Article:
Originally posted by MOTT the HOOPLE
Jpg compression errors my arse! I have worked with renders and graphic software for years and I have seen hundreds of errors, But nothing like that!
With modern computers and software compression errors should be rare event.So what is NASA using to process there images a "commodore 64 and delux
[edit on 28-1-2010 by MOTT the HOOPLE]
It's easy to spot the pretenders. They start off with feigned incredulity and swear words, and then claim to have experience.
Let's just rub this in. Mott the Hoople has "worked with renders and graphic software for years". Yet he isn't aware that image processing, such
as sharpening and compression, creates false detail?? He isn't aware that compression, by DEFINITION, alters the original, especially around edges??
He isn't aware that the level of compression is entirely up to the person/software doing the compression, and that high levels of compression (and
the resulting poor quality) may be used where other constraints (eg slow data transmission, file size) are important?? Obviously he hasn't done any
video on a mobile phone.. He isn't aware that JPEG compression produce false detail around edges with high contrast, and doesn't understand the
characteristic blocky appearance that highly compressed jpeg files have??
Yep, he's got lots of useful experience. May I quote him:
Here's a quick example of what happens with quite routine processing - took me all of 5 minutes. NOTE - as above, I don't know exactly what
routines NASA uses, so this was just a WAG. It is by no means intended to match the quality of those initial images. It just gives an example
of the effects, using the same sort of processes used on the low-res images.
Click on it to get to the full-screen version, then you may need to click again to see it at 100%. Feel free to save it to your machine and view it
at huge, meaningless magnifications.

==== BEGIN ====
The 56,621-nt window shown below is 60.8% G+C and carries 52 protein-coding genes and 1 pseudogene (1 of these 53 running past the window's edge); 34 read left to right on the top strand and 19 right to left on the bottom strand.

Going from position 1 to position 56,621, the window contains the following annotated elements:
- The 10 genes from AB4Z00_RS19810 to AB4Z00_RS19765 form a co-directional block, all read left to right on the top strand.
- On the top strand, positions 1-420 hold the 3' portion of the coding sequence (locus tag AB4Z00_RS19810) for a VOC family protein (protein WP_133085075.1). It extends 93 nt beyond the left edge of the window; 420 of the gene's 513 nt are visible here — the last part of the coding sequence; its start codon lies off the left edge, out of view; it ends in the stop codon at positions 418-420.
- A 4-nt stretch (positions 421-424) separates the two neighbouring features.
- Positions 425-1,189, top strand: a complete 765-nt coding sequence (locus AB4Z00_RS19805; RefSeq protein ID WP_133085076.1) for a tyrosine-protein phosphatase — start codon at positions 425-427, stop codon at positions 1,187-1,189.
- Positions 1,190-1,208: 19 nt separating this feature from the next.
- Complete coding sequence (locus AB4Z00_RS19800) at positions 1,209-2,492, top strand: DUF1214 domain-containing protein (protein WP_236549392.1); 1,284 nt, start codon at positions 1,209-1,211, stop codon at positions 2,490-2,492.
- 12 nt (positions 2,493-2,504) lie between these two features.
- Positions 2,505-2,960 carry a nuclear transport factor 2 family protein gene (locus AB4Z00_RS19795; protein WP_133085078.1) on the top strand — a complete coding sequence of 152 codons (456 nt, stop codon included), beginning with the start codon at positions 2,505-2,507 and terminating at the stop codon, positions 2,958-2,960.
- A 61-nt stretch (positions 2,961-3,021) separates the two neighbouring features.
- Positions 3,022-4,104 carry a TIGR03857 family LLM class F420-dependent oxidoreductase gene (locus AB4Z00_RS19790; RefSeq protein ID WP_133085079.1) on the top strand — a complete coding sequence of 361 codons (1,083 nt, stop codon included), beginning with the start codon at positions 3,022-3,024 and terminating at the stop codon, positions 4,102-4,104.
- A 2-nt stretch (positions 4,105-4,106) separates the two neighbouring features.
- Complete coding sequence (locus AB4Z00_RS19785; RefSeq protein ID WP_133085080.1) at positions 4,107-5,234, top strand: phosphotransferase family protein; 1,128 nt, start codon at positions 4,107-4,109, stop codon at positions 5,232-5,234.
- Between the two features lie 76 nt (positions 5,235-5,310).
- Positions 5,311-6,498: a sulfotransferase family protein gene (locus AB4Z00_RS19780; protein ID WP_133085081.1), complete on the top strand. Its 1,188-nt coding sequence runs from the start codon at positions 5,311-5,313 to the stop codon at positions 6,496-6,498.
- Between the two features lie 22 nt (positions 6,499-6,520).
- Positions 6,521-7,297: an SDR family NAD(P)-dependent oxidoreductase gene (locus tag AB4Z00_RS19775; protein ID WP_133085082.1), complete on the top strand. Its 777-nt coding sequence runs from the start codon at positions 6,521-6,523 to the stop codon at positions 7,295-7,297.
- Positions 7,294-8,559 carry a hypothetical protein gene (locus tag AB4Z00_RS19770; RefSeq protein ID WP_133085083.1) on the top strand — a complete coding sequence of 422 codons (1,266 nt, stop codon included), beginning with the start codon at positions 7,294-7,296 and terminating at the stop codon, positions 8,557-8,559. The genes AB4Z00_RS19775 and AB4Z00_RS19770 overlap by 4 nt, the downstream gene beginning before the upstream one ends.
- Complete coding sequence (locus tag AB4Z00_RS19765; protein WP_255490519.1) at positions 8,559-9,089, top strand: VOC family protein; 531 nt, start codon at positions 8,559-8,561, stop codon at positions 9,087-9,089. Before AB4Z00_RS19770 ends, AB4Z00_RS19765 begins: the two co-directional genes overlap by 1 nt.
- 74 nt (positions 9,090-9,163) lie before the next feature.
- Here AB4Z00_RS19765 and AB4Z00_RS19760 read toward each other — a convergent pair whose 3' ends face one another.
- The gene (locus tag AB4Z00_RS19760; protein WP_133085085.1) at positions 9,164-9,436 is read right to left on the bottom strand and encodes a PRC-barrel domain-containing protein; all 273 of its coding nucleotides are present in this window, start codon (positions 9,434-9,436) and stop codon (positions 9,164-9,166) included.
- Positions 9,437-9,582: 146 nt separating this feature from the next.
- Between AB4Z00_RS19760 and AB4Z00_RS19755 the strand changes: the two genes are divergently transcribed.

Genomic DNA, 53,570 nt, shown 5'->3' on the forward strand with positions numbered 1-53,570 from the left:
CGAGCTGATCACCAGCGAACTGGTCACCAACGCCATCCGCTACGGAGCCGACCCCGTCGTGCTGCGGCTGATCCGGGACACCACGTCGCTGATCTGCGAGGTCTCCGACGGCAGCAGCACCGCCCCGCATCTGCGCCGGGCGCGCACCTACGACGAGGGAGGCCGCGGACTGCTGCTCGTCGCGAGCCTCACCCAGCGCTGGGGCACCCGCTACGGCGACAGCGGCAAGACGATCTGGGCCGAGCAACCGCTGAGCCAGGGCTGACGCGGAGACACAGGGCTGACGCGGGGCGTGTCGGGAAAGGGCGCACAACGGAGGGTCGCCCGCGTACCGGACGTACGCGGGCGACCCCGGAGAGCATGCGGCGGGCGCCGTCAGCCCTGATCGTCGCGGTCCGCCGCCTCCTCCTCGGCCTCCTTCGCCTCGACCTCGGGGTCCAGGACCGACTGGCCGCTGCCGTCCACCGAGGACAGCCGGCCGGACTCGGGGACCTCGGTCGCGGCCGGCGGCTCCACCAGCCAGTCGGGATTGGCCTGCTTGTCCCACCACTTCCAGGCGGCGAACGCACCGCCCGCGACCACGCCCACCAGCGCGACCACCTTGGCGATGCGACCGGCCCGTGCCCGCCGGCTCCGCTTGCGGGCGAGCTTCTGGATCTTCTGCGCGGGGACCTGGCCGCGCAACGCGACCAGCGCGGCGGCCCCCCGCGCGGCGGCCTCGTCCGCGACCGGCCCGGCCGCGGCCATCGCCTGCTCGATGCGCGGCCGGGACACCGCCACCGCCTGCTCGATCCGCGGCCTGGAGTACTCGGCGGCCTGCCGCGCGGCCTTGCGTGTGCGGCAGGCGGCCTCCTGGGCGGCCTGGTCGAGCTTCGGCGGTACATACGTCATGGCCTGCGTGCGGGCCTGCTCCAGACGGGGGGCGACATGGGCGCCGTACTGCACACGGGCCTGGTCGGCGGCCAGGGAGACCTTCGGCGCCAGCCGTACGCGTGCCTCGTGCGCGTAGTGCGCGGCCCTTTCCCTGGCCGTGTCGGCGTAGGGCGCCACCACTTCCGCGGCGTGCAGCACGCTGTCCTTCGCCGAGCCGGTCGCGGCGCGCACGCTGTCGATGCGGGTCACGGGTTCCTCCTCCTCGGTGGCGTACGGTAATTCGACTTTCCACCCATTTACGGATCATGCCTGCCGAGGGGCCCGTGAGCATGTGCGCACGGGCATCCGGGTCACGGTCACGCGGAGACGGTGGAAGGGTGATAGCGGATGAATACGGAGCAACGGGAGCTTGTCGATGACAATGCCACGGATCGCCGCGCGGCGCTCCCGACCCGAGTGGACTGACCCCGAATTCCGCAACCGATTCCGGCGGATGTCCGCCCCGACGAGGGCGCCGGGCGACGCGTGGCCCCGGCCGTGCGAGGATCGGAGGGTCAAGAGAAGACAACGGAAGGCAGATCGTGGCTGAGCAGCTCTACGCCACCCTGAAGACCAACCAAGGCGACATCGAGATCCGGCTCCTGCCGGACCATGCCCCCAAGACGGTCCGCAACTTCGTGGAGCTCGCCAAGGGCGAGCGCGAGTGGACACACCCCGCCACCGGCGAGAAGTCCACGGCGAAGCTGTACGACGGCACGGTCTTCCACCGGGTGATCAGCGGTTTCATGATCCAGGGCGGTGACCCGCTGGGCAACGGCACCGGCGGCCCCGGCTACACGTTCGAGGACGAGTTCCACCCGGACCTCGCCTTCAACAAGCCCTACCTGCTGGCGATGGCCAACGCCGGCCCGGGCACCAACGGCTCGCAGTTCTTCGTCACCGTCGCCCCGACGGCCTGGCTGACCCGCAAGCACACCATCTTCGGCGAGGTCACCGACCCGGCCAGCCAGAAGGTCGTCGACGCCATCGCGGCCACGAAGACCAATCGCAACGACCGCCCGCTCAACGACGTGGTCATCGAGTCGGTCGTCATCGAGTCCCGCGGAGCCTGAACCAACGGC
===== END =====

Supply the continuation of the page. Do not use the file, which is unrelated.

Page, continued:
Note the blocky appearance. Note the haloing around the bright spots. Note the weird patterns that appear around any high contrast areas. Mott the
Hoople and other 'experts' have never seen this. They need to get out more...
Would you like to VERIFY that these effects are inevitable using similar processing to NASA?
Well, here's how to do it, step by step. FTR, I used XnView (freeware) to do all the processing.
1. Load the original file, namely: 20100118_053530_n4euB_195.jpg
2. Increase brightness (I used 22)
3. Increase contrast (I used 32)
4. Reduce image size to 512 pixels using the bilinear algorithm (this roughly corresponds to the 'pixel binning' reduction that nasa uses for the
initial streamed files)
5. Use 'Focus Restoration' to (over)sharpen.
6. Enlarge image to 1024 pixels (nasa resizes the streamed files (don't ask me why))
So there's an example. No, it doesn't match the NASA one exactly as I don't have their software or specifications. Someone with more patience
than me, might wish to try other settings to better match the initial files. But it does show all the effects that these so-called experts say can't
happen, and you can verify this for yourself.
Now after all this, you are of course perfectly entitled to still think there are huge spheres out there. And I'm sure there will be new images that
can be similarly misinterpreted by those without a shred of imaging knowledge and with the motivation to believe that it is something unexplainable.
It must feel wonderful to believe that you have made a huge discovery that all of us fools didn't spot...